Here at HOME we fully engage in green conversations and practices with our staff, visitors, and partners. We believe that one of the best ways to do this is through exciting and innovative programming that pushes boundaries and poses important questions about our actions and the future of our planet. We have a key role to play in demonstrating leadership through championing best practice and amplifying creativity that supports an environmentally sustainable future – that’s why we’ve declared Climate Emergency.

Across theatre, cinema, visual arts and engagement we’ve established an Art & Environment team and we’re actively seeking out and producing events and activities that raise awareness of issues of sustainability, social responsibility and the environment. Through our thematic choices, production methods and our practices we can play our part within a vital and vibrant creative ecology. We support artists and companies to drive forward their own sustainability ambitions both practically and creatively with our Sustainable Rider.

Our Film programming consistently features independent cinema with subject matter that gets to grips with hard-hitting topics. We’ve hosted UK Green Film Festival and confronted the global problem of plastic with special screenings and Q&A events. From biodiversity to eco-systems, natural resources and the catastrophic impact of monocrop farming in Argentina, we make space for difficult conversations and challenge the status quo to give focus to climate emergency. You might have spotted our environmental trailers and green tips in our cinema screens and around our building too.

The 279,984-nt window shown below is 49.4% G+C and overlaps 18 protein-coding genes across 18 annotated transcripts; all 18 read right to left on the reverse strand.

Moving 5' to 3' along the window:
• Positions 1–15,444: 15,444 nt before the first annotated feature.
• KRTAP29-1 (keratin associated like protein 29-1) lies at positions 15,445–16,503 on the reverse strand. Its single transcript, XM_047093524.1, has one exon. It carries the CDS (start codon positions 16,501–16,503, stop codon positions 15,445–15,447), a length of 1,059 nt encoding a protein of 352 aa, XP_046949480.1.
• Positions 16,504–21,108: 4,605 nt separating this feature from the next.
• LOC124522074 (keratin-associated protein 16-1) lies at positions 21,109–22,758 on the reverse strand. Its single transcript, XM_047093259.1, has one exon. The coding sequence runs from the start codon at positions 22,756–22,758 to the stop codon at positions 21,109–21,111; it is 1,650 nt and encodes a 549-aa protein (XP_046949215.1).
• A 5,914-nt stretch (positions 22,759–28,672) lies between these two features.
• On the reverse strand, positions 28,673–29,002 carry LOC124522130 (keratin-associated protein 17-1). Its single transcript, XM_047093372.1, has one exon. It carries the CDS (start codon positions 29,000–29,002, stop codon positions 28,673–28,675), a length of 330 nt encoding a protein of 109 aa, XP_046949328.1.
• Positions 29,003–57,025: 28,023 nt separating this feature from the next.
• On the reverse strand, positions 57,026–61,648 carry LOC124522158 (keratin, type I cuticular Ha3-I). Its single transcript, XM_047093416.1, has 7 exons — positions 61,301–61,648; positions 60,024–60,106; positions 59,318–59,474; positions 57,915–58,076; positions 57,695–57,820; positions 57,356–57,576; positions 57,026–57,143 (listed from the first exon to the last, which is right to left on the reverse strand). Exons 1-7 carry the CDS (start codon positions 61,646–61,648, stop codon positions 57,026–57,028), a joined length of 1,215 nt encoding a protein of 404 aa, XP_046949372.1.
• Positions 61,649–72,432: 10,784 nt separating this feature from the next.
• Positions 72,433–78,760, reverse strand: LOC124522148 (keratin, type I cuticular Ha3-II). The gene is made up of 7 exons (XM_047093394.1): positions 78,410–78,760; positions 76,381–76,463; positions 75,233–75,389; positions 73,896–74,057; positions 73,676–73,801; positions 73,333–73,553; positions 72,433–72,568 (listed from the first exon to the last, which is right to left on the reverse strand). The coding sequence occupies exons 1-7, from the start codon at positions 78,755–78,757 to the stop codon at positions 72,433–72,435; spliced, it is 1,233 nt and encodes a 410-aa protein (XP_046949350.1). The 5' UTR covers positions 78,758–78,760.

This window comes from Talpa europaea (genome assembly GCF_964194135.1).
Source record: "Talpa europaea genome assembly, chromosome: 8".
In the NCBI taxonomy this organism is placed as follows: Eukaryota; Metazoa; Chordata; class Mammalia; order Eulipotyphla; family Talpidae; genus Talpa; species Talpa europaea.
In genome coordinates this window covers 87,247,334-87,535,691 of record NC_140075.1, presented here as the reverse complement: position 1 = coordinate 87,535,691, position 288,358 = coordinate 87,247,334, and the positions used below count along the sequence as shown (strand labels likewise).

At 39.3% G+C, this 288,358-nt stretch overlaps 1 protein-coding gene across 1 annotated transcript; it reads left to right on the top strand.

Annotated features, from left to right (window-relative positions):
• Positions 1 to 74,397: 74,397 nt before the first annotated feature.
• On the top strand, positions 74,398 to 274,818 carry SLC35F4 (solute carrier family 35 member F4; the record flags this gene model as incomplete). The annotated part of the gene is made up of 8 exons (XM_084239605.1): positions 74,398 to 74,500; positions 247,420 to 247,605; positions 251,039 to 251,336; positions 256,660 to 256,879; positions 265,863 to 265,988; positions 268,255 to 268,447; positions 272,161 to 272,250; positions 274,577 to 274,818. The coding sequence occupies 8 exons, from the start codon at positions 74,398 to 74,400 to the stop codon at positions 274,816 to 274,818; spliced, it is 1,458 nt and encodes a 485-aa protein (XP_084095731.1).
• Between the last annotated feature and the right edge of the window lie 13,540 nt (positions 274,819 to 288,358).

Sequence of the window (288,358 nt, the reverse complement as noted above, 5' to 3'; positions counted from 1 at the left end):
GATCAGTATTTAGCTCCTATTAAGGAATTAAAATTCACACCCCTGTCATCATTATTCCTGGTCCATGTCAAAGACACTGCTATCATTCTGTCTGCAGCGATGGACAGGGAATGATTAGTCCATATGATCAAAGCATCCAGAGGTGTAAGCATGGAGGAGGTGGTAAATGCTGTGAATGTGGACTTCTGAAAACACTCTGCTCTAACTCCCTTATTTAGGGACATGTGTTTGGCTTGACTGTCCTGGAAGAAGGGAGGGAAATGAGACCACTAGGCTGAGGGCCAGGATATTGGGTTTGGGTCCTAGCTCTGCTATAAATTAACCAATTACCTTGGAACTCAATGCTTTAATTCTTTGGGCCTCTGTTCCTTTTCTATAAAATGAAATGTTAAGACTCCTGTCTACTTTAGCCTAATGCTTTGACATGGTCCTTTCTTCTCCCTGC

In Theatre, our designers are able to create new sets from recycled or repurposed objects that can be stored or shared to be used again in future productions. Rich Kids: A History of Shopping Malls in Tehran addressed how digital technology is complicit in social apartheid and gentrification and how consumerism and greed contribute to carbon emissions. Me and My Bee addressed the plight of pollinators whilst touring sustainably, and Antarctica brought the sounds and scenescapes of the southern oceans to our stage.

Our Visual Arts team commission, curate and deliver exhibitions, artist films and events that provide our visitors and communities with opportunities to get involved. As part of The Return of Memory exhibition, artist Callum Cooper worked with the Vavilov Research Institute of Plant Industry in St Petersburg as well as allotment groups and horticultural students from across Greater Manchester to grow food from seed culminating in a Russian-themed celebratory feast. We’ve also shown David Bethell’s magical wooden sculptures, with the timber being reworked time and again, repurposed into new creations and contraptions. We’re also committed to the 100% repurposing and redistribution of gallery installation materials and only recover materials at their end of life in accordance with our waste policy.